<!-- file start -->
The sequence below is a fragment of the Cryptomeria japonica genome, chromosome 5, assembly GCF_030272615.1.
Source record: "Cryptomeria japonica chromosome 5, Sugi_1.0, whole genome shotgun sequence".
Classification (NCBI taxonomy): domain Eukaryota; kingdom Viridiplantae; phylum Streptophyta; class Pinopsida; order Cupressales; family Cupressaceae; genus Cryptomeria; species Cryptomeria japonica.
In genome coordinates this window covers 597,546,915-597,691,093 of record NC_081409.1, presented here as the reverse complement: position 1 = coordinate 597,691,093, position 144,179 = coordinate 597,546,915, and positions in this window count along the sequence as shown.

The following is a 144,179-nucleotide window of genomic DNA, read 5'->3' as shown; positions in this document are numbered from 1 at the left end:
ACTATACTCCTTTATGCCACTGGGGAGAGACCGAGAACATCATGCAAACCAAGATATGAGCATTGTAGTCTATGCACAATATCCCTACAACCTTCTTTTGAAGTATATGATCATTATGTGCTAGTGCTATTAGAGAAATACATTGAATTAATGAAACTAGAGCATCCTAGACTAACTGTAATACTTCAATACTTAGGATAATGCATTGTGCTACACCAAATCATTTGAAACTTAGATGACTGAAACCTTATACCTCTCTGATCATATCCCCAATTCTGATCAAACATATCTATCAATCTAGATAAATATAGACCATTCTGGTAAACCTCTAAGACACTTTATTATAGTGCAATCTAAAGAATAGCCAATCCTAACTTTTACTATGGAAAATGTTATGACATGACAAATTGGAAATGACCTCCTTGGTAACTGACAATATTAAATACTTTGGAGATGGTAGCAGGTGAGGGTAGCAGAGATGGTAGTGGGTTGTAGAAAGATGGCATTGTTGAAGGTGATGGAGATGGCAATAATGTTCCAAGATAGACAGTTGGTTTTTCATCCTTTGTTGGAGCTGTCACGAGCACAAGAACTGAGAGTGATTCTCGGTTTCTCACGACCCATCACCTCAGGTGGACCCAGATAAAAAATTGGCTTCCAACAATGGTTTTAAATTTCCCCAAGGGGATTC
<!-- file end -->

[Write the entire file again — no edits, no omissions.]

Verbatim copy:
The sequence below is a fragment of the Cryptomeria japonica genome, chromosome 5, assembly GCF_030272615.1.
Source record: "Cryptomeria japonica chromosome 5, Sugi_1.0, whole genome shotgun sequence".
Classification (NCBI taxonomy): domain Eukaryota; kingdom Viridiplantae; phylum Streptophyta; class Pinopsida; order Cupressales; family Cupressaceae; genus Cryptomeria; species Cryptomeria japonica.
In genome coordinates this window covers 597,546,915-597,691,093 of record NC_081409.1, presented here as the reverse complement: position 1 = coordinate 597,691,093, position 144,179 = coordinate 597,546,915, and positions in this window count along the sequence as shown.

The following is a 144,179-nucleotide window of genomic DNA, read 5'->3' as shown; positions in this document are numbered from 1 at the left end:
ACTATACTCCTTTATGCCACTGGGGAGAGACCGAGAACATCATGCAAACCAAGATATGAGCATTGTAGTCTATGCACAATATCCCTACAACCTTCTTTTGAAGTATATGATCATTATGTGCTAGTGCTATTAGAGAAATACATTGAATTAATGAAACTAGAGCATCCTAGACTAACTGTAATACTTCAATACTTAGGATAATGCATTGTGCTACACCAAATCATTTGAAACTTAGATGACTGAAACCTTATACCTCTCTGATCATATCCCCAATTCTGATCAAACATATCTATCAATCTAGATAAATATAGACCATTCTGGTAAACCTCTAAGACACTTTATTATAGTGCAATCTAAAGAATAGCCAATCCTAACTTTTACTATGGAAAATGTTATGACATGACAAATTGGAAATGACCTCCTTGGTAACTGACAATATTAAATACTTTGGAGATGGTAGCAGGTGAGGGTAGCAGAGATGGTAGTGGGTTGTAGAAAGATGGCATTGTTGAAGGTGATGGAGATGGCAATAATGTTCCAAGATAGACAGTTGGTTTTTCATCCTTTGTTGGAGCTGTCACGAGCACAAGAACTGAGAGTGATTCTCGGTTTCTCACGACCCATCACCTCAGGTGGACCCAGATAAAAAATTGGCTTCCAACAATGGTTTTAAATTTCCCCAAGGGGATTC